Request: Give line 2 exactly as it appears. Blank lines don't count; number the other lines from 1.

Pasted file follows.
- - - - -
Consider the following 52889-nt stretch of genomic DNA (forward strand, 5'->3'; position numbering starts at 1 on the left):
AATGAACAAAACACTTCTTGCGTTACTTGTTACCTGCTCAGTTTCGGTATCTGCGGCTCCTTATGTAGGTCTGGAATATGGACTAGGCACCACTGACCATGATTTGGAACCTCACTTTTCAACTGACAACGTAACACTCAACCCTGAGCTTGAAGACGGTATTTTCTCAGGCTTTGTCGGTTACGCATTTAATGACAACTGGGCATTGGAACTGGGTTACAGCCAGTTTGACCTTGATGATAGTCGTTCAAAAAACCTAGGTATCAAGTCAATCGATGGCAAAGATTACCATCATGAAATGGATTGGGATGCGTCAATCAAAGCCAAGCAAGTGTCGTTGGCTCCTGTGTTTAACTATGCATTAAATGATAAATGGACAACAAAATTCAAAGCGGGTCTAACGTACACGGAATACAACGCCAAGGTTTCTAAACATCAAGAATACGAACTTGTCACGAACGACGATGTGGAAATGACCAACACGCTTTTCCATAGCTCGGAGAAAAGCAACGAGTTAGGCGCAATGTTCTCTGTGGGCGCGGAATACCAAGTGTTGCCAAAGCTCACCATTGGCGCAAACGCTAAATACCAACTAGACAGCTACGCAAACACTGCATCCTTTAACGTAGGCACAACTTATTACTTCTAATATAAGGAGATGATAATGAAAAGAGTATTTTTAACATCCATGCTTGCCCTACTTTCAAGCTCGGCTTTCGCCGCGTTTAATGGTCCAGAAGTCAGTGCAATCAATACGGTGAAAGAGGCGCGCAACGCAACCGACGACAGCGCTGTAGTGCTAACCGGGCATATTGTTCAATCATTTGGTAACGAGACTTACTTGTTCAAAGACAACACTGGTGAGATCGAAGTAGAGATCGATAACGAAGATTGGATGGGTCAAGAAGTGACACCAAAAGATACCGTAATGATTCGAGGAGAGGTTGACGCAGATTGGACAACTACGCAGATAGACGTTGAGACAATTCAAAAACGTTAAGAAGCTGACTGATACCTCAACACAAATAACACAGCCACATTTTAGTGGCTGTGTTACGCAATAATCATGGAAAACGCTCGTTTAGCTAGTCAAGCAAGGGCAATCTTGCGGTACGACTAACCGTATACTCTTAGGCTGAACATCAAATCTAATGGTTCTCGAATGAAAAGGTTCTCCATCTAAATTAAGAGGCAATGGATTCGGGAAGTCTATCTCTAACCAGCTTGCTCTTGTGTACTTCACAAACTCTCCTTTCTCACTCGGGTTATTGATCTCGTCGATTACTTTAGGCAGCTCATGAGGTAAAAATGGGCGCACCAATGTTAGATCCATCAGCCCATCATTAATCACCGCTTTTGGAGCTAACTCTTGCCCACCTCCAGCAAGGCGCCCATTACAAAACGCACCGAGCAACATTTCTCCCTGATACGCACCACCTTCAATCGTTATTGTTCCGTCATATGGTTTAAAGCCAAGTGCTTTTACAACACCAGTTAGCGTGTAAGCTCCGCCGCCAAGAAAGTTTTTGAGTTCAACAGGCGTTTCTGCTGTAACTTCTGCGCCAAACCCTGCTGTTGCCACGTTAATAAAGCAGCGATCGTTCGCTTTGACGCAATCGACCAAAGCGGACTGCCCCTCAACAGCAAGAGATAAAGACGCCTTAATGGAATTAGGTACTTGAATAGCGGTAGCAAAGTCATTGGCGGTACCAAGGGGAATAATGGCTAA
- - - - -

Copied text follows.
AATGAACAAAACACTTCTTGCGTTACTTGTTACCTGCTCAGTTTCGGTATCTGCGGCTCCTTATGTAGGTCTGGAATATGGACTAGGCACCACTGACCATGATTTGGAACCTCACTTTTCAACTGACAACGTAACACTCAACCCTGAGCTTGAAGACGGTATTTTCTCAGGCTTTGTCGGTTACGCATTTAATGACAACTGGGCATTGGAACTGGGTTACAGCCAGTTTGACCTTGATGATAGTCGTTCAAAAAACCTAGGTATCAAGTCAATCGATGGCAAAGATTACCATCATGAAATGGATTGGGATGCGTCAATCAAAGCCAAGCAAGTGTCGTTGGCTCCTGTGTTTAACTATGCATTAAATGATAAATGGACAACAAAATTCAAAGCGGGTCTAACGTACACGGAATACAACGCCAAGGTTTCTAAACATCAAGAATACGAACTTGTCACGAACGACGATGTGGAAATGACCAACACGCTTTTCCATAGCTCGGAGAAAAGCAACGAGTTAGGCGCAATGTTCTCTGTGGGCGCGGAATACCAAGTGTTGCCAAAGCTCACCATTGGCGCAAACGCTAAATACCAACTAGACAGCTACGCAAACACTGCATCCTTTAACGTAGGCACAACTTATTACTTCTAATATAAGGAGATGATAATGAAAAGAGTATTTTTAACATCCATGCTTGCCCTACTTTCAAGCTCGGCTTTCGCCGCGTTTAATGGTCCAGAAGTCAGTGCAATCAATACGGTGAAAGAGGCGCGCAACGCAACCGACGACAGCGCTGTAGTGCTAACCGGGCATATTGTTCAATCATTTGGTAACGAGACTTACTTGTTCAAAGACAACACTGGTGAGATCGAAGTAGAGATCGATAACGAAGATTGGATGGGTCAAGAAGTGACACCAAAAGATACCGTAATGATTCGAGGAGAGGTTGACGCAGATTGGACAACTACGCAGATAGACGTTGAGACAATTCAAAAACGTTAAGAAGCTGACTGATACCTCAACACAAATAACACAGCCACATTTTAGTGGCTGTGTTACGCAATAATCATGGAAAACGCTCGTTTAGCTAGTCAAGCAAGGGCAATCTTGCGGTACGACTAACCGTATACTCTTAGGCTGAACATCAAATCTAATGGTTCTCGAATGAAAAGGTTCTCCATCTAAATTAAGAGGCAATGGATTCGGGAAGTCTATCTCTAACCAGCTTGCTCTTGTGTACTTCACAAACTCTCCTTTCTCACTCGGGTTATTGATCTCGTCGATTACTTTAGGCAGCTCATGAGGTAAAAATGGGCGCACCAATGTTAGATCCATCAGCCCATCATTAATCACCGCTTTTGGAGCTAACTCTTGCCCACCTCCAGCAAGGCGCCCATTACAAAACGCACCGAGCAACATTTCTCCCTGATACGCACCACCTTCAATCGTTATTGTTCCGTCATATGGTTTAAAGCCAAGTGCTTTTACAACACCAGTTAGCGTGTAAGCTCCGCCGCCAAGAAAGTTTTTGAGTTCAACAGGCGTTTCTGCTGTAACTTCTGCGCCAAACCCTGCTGTTGCCACGTTAATAAAGCAGCGATCGTTCGCTTTGACGCAATCGACCAAAGCGGACTGCCCCTCAACAGCAAGAGATAAAGACGCCTTAATGGAATTAGGTACTTGAATAGCGGTAGCAAAGTCATTGGCGGTACCAAGGGGAATAATGGCTAA